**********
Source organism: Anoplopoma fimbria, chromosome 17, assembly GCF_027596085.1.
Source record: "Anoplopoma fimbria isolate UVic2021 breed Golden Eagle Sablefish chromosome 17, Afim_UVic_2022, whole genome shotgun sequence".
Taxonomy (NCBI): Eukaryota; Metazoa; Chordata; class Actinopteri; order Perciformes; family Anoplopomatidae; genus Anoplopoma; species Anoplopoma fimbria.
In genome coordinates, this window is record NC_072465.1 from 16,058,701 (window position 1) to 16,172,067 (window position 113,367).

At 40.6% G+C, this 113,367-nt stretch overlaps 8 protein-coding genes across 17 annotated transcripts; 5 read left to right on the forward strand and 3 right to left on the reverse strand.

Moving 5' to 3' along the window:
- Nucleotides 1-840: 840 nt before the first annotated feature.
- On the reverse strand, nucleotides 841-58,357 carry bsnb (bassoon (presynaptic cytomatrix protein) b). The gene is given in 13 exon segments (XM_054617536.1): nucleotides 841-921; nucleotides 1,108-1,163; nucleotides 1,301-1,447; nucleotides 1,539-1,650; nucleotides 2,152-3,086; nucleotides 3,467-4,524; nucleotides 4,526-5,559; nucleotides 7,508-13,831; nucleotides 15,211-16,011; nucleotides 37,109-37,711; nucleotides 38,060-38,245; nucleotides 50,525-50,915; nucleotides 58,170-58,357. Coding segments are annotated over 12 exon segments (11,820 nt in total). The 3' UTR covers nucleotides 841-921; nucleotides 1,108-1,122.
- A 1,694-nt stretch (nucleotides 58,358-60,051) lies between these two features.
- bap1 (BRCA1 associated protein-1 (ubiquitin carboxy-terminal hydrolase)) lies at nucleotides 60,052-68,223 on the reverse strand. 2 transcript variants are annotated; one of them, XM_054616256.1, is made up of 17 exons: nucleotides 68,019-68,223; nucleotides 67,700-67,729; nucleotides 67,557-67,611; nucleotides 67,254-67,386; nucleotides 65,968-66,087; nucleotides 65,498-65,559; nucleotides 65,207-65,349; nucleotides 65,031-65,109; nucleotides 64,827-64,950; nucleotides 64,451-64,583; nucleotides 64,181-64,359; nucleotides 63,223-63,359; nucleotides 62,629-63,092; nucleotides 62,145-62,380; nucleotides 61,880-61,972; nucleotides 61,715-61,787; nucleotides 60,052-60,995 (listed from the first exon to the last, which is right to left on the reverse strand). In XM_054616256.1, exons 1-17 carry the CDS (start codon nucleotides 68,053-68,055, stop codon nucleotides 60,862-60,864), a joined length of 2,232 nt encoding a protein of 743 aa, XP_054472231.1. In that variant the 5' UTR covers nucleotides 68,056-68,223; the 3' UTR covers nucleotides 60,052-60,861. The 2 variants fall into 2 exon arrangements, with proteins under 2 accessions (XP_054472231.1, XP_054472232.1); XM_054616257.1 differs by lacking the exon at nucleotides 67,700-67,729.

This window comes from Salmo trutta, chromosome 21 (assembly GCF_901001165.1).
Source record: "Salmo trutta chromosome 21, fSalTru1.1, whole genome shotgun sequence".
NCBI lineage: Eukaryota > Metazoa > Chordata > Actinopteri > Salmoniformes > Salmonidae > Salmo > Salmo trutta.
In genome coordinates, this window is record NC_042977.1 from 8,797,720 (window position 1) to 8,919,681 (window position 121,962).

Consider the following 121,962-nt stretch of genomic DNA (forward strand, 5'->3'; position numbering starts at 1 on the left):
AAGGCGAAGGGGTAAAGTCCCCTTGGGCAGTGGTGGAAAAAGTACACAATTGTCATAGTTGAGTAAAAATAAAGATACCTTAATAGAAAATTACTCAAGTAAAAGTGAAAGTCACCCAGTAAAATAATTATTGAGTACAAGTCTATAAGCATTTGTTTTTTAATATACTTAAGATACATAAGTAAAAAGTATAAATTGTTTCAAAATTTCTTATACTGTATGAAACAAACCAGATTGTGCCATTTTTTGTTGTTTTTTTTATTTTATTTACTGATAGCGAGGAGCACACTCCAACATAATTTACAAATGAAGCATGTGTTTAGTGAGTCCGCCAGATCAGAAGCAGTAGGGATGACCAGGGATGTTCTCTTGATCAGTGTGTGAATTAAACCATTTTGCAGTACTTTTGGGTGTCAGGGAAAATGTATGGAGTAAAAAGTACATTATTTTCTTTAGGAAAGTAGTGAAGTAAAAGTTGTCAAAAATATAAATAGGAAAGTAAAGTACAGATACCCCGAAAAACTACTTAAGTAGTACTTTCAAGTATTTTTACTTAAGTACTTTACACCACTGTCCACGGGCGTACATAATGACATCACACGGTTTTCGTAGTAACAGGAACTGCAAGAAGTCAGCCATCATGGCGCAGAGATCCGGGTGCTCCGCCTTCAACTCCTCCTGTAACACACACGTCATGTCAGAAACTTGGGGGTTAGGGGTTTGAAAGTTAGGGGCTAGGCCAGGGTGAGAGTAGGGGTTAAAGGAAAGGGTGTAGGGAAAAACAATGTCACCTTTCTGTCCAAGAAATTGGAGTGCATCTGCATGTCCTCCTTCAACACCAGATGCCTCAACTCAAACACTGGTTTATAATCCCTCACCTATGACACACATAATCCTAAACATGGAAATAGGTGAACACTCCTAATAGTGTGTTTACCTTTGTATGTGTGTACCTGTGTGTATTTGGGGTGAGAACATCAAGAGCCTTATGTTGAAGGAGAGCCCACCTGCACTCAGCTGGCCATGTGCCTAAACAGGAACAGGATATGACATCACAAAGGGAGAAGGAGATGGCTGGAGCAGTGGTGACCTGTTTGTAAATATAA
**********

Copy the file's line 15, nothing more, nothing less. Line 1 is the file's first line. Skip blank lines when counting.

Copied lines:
Consider the following 121,962-nt stretch of genomic DNA (forward strand, 5'->3'; position numbering starts at 1 on the left):